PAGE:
Thick pollen settles over Atlanta each spring. (Brooke Novak/Flickr/CC BY 2.0)
Thick pollen settles over Atlanta each spring. (Brooke Novak/Flickr/CC BY 2.0)

Akshat Rathi, QUARTZ

( — Spring is time for the glorious beginning of new things. Most people celebrate it, but not the many millions who are hit with sneezing fits and itchy eyes.

And things are going to get worse—not just for those who suffer from a pollen allergy, but also for those who never had allergies before.

A quick primer on why pollen causes allergies in the first place: Although pollen is benign, your immune system treats it like it would any foreign body, attacking the microscopic pieces of plant matter with antibodies released by the immune system. To aid this process, the body releases the neurotransmitter histamine, which enables more of the immunity-boosting cells to enter the blood stream, but also causes inflammation in the form of a runny nose and itchy eyes.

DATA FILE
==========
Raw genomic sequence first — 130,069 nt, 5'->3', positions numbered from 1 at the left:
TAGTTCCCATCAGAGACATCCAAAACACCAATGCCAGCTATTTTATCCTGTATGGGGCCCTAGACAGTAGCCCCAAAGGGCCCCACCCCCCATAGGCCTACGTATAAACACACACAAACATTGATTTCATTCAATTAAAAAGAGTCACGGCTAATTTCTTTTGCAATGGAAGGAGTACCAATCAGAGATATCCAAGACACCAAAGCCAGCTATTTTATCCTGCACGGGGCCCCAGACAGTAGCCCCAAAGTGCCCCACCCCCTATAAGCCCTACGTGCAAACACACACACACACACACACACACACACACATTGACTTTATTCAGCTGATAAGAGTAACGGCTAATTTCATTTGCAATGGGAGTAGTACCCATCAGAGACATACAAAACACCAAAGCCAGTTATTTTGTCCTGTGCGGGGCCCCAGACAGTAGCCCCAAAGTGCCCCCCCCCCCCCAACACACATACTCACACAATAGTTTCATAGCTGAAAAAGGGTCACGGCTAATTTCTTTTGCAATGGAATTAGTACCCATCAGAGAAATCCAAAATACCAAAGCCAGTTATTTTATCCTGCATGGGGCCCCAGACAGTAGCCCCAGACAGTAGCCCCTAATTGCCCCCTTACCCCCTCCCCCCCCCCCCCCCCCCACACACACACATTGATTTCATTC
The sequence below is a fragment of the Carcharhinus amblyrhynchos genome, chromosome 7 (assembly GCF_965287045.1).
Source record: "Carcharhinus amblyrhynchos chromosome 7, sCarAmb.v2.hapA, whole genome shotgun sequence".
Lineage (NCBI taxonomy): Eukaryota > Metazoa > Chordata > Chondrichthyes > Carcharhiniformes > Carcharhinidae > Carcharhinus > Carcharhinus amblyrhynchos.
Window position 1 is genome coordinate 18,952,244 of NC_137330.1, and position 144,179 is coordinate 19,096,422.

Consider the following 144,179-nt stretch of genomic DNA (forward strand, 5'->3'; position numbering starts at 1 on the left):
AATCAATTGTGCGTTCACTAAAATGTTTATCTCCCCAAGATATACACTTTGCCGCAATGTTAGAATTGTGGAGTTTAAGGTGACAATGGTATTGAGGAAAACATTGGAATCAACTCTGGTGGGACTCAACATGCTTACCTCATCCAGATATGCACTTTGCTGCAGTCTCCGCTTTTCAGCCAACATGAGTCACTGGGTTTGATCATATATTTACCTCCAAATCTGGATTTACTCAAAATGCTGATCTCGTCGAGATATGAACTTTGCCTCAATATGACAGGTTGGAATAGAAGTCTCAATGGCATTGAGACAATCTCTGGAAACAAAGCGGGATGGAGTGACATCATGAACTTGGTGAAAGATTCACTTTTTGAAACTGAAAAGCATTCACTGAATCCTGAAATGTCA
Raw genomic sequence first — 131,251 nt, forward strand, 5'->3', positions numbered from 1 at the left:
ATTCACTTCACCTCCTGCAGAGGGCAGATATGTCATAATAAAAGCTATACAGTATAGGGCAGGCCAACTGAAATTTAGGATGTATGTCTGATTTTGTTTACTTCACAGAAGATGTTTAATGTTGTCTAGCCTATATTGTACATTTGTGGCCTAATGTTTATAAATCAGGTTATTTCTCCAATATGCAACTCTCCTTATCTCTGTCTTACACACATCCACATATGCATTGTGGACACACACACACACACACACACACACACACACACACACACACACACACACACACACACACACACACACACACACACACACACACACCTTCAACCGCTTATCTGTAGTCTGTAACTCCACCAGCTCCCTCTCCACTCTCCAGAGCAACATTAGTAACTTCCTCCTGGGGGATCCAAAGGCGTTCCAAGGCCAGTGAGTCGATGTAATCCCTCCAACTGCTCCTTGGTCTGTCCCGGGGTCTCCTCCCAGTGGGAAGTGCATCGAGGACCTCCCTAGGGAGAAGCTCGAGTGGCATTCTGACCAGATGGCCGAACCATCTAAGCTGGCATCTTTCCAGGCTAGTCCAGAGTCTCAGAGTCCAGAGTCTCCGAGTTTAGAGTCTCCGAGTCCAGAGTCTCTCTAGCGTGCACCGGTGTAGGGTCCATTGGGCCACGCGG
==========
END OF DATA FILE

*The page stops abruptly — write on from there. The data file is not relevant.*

Now climate change is lengthening the pollen season and claiming new victims. The increased level of carbon dioxide in the air has made spring come earlier and is also changing pollen release patterns. A 2014 report by National Climate Assessment, a US government agency, says:

Climate change, resulting in more frost-free days and warmer seasonal air temperatures, can contribute to shifts in flowering time and pollen initiation from allergenic plant species, and increased CO2 by itself can elevate production of plant-based allergens. Higher pollen concentrations and longer pollen seasons can increase allergic sensitizations and asthma episodes, and diminish productive work and school days.



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